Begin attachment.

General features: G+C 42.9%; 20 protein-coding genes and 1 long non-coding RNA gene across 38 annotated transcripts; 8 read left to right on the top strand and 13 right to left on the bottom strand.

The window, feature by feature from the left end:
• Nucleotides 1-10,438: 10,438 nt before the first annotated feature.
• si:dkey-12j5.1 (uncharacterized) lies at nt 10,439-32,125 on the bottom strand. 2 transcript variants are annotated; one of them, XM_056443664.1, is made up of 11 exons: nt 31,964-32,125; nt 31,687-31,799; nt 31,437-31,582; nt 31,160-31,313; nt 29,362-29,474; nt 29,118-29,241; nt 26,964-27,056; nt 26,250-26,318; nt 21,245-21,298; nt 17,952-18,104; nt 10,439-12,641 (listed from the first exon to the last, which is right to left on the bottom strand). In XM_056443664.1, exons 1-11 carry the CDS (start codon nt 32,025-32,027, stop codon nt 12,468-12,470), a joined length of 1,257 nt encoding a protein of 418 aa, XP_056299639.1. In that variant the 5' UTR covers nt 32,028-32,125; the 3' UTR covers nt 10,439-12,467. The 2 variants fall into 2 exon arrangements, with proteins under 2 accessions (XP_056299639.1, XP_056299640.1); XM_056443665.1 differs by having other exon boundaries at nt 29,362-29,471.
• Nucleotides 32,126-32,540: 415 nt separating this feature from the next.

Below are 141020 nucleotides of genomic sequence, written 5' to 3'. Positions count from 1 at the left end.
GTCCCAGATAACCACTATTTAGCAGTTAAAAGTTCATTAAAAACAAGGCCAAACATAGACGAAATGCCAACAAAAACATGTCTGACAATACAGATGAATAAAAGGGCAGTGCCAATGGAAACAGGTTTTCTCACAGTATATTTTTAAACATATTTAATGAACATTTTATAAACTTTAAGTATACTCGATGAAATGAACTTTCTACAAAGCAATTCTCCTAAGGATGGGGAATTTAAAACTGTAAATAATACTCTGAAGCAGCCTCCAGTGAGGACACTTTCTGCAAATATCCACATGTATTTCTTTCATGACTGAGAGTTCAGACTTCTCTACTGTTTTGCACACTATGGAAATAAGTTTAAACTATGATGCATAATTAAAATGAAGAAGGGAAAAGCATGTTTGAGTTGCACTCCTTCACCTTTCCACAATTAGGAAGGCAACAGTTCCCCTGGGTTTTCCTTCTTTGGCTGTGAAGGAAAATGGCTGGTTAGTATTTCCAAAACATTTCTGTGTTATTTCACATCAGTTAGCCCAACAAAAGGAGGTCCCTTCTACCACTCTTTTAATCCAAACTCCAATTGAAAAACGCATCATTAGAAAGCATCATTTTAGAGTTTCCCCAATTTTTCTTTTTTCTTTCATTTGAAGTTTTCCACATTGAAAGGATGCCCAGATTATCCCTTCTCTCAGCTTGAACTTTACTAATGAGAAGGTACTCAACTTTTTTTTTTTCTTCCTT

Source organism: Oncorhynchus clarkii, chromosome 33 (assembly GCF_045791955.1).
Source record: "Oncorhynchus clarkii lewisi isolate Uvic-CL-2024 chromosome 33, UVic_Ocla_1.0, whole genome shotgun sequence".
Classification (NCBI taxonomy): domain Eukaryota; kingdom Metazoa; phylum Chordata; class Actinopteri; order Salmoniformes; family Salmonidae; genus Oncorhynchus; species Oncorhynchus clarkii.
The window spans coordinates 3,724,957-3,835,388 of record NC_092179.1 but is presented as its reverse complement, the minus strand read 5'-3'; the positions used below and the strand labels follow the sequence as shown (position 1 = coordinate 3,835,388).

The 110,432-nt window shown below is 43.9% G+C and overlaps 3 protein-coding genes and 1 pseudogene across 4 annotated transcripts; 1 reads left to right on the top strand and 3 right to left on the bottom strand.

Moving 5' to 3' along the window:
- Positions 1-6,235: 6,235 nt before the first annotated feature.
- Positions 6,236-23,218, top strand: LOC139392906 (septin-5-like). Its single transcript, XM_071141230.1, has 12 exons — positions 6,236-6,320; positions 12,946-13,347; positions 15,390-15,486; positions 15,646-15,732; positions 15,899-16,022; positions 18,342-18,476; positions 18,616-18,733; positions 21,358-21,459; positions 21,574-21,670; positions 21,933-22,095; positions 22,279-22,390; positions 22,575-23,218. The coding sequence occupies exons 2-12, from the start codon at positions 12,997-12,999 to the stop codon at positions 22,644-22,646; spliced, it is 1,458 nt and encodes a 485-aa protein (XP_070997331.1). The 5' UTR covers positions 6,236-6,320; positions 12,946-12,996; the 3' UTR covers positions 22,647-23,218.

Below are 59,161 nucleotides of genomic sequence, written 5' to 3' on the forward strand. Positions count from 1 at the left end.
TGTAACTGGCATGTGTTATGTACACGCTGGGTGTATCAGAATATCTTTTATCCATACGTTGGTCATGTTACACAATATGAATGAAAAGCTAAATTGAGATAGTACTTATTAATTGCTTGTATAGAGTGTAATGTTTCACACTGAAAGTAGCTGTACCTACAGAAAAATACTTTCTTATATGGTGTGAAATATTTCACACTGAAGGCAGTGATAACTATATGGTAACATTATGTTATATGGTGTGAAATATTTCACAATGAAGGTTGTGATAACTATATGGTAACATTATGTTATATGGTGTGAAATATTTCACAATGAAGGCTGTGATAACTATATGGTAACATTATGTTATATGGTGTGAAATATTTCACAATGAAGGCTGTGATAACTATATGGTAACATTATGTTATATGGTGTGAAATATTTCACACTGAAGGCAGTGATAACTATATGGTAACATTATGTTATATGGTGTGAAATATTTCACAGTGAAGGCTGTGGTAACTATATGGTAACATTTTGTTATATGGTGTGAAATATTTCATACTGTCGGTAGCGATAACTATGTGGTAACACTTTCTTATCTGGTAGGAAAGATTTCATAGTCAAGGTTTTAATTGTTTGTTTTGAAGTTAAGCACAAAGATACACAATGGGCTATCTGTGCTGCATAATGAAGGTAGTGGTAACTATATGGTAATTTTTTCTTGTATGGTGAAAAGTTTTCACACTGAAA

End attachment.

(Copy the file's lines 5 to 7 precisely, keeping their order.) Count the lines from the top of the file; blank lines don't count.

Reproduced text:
• Nucleotides 32,126-32,540: 415 nt separating this feature from the next.

Below are 141020 nucleotides of genomic sequence, written 5' to 3'. Positions count from 1 at the left end.
GTCCCAGATAACCACTATTTAGCAGTTAAAAGTTCATTAAAAACAAGGCCAAACATAGACGAAATGCCAACAAAAACATGTCTGACAATACAGATGAATAAAAGGGCAGTGCCAATGGAAACAGGTTTTCTCACAGTATATTTTTAAACATATTTAATGAACATTTTATAAACTTTAAGTATACTCGATGAAATGAACTTTCTACAAAGCAATTCTCCTAAGGATGGGGAATTTAAAACTGTAAATAATACTCTGAAGCAGCCTCCAGTGAGGACACTTTCTGCAAATATCCACATGTATTTCTTTCATGACTGAGAGTTCAGACTTCTCTACTGTTTTGCACACTATGGAAATAAGTTTAAACTATGATGCATAATTAAAATGAAGAAGGGAAAAGCATGTTTGAGTTGCACTCCTTCACCTTTCCACAATTAGGAAGGCAACAGTTCCCCTGGGTTTTCCTTCTTTGGCTGTGAAGGAAAATGGCTGGTTAGTATTTCCAAAACATTTCTGTGTTATTTCACATCAGTTAGCCCAACAAAAGGAGGTCCCTTCTACCACTCTTTTAATCCAAACTCCAATTGAAAAACGCATCATTAGAAAGCATCATTTTAGAGTTTCCCCAATTTTTCTTTTTTCTTTCATTTGAAGTTTTCCACATTGAAAGGATGCCCAGATTATCCCTTCTCTCAGCTTGAACTTTACTAATGAGAAGGTACTCAACTTTTTTTTTTTCTTCCTT